In order for lawmakers to craft policies to do so, it is important to understand the different categories of young people that make up America’s unemployed youth. A high school student in need of a part-time job is in a very different position than a college graduate stuck in an unpaid internship, and this variation in circumstances will likely require different policy approaches to get both young Americans back to work.

In this brief we analyze data from the U.S. Bureau of Labor Statistics’ Current Population Survey and find that there are 10.6 million Americans under the age of 25 who are not fully employed—more people than live in the most-populated city in the country. Specifically, this brief will explore the two groups of people who make up America’s young unemployed demographic:

  • 2.5 million teens ages 16 to 19 who are either out of work or underemployed
  • 8.2 million young adults ages 20 to 24 who are either out of work or underemployed

Finally, this brief will explore the challenges facing young college graduates, who are experiencing high unemployment, low-quality jobs, and declining wages.

2.5 million teens are out of work or underemployed

Figure 2

There are 2.5 million Americans ages 16 to 19 who are out of work or underemployed. This group includes teens who are employed part time when they would rather be working full time, teens who are enrolled in school while actively seeking employment, and teens who are neither working nor enrolled in school. (see Figure 2)

Of these 2.5 million teenagers, nearly 300,000 are employed part time but are seeking full-time work. This means that they want a full-time job, but are not working full time because their employer cut back their hours or they could only find part-time work. This group is not included in the official unemployment rate, but because they are not working to the full extent that they desire, it is also an indicator of just how difficult the labor market is for teens today.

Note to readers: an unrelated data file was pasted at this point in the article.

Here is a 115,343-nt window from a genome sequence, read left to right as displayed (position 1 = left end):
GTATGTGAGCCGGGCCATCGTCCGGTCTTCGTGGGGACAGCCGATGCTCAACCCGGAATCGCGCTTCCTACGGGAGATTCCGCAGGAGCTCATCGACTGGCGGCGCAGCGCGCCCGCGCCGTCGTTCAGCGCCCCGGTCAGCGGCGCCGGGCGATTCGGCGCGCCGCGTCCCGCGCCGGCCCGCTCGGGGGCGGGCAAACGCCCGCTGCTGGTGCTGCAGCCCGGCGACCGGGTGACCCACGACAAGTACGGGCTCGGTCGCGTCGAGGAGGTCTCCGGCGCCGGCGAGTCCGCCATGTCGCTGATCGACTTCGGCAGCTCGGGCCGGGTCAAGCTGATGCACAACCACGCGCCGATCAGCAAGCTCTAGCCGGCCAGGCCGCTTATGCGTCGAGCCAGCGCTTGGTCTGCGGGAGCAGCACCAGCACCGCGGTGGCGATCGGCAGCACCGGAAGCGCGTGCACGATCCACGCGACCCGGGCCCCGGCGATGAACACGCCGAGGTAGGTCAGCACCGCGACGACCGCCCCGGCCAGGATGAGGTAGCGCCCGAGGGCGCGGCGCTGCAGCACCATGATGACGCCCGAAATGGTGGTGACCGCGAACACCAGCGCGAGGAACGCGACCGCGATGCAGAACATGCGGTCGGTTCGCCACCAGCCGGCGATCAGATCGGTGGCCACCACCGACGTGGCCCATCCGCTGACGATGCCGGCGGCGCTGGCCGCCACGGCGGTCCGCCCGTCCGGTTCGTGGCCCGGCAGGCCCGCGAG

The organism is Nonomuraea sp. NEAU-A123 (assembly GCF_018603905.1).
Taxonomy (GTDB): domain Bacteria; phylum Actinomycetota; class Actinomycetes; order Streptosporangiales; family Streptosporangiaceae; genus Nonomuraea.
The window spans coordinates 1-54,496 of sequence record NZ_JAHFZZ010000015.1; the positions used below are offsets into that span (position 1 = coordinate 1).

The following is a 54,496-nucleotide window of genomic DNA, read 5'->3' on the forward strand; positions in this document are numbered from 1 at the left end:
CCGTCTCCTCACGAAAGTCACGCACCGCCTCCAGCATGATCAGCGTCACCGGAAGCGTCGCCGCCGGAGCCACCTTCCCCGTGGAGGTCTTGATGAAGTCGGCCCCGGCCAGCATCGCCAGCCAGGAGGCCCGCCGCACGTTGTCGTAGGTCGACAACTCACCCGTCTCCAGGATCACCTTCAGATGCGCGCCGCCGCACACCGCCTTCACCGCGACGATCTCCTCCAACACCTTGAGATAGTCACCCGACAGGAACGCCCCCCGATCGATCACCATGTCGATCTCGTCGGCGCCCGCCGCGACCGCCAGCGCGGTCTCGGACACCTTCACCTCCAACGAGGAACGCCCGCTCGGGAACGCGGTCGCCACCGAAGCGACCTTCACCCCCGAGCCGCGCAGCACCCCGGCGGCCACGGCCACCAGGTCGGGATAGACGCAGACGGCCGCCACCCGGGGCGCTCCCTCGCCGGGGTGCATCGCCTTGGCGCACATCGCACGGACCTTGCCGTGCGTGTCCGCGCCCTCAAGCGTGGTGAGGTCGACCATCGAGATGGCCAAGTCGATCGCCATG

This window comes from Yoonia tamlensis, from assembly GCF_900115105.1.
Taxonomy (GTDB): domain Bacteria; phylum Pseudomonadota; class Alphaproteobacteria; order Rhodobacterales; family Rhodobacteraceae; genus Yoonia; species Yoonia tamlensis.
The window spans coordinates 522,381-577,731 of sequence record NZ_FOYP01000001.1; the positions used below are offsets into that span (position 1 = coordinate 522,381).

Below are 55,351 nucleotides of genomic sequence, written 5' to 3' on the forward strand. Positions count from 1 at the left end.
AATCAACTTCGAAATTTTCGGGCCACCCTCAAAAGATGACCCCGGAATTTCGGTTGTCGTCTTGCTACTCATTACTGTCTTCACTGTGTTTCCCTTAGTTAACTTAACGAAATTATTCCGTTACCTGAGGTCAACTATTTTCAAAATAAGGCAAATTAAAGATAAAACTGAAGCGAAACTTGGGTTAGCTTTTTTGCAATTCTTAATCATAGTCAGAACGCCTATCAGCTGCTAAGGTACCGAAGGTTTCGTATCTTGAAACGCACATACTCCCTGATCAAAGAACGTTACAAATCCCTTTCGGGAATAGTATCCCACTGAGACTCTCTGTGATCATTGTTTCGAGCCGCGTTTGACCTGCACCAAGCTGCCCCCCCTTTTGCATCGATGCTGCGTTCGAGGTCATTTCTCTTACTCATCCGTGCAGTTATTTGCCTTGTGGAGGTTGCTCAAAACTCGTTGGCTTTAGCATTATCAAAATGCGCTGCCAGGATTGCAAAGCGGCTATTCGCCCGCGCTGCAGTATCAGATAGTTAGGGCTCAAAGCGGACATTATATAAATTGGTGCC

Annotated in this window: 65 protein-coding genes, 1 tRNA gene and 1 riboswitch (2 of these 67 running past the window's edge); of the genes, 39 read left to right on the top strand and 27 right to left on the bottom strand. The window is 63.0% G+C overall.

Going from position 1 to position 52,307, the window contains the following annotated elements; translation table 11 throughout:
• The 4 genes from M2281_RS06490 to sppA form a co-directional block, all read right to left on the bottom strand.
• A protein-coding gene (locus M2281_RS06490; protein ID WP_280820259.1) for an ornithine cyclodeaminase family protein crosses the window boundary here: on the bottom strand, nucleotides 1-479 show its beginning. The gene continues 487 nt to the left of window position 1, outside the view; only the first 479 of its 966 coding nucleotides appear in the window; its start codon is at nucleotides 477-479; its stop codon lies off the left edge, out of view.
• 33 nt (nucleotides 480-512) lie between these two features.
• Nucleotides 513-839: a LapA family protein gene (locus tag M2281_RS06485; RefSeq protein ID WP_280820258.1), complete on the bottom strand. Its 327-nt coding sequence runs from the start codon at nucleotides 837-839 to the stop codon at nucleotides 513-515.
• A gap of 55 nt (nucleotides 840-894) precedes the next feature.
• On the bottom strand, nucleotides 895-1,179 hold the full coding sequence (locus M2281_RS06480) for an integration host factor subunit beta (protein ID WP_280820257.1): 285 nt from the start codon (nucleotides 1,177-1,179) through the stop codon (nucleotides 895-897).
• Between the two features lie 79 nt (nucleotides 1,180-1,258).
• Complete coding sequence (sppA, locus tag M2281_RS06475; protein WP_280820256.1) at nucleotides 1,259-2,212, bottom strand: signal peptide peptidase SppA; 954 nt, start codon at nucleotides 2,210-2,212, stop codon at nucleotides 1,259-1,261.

Another 728,000 teenagers are enrolled in school but are unemployed and actively seeking employment. Members of this group could include a 16-year-old high school student looking for an afterschool job at the mall, or a 19-year-old single mother who needs a full-time job during the day while attending community college at night. Unemployment is clearly a problem for the latter because she would need to provide for her family while also bolstering her education credentials, but it is also a problem for the former because afterschool jobs can play an important role in teens’ development. More than just providing teens with spending money, afterschool jobs can also help teens develop soft skills such as interacting with co-workers and time management, along with helping them explore career options.

Figure 3

Finally, 1.4 million teens encompass a group that social scientists sometimes refer to as “disconnected,” which means they are neither enrolled in school nor working. This group is particularly worrisome because these teens are not accumulating human capital in the form of either education or work experience, the loss of which will hinder their employment opportunities, social mobility, and income in the future. Without school or work, research has demonstrated that teens are more likely to become involved in crime and to rely on public assistance and government health care.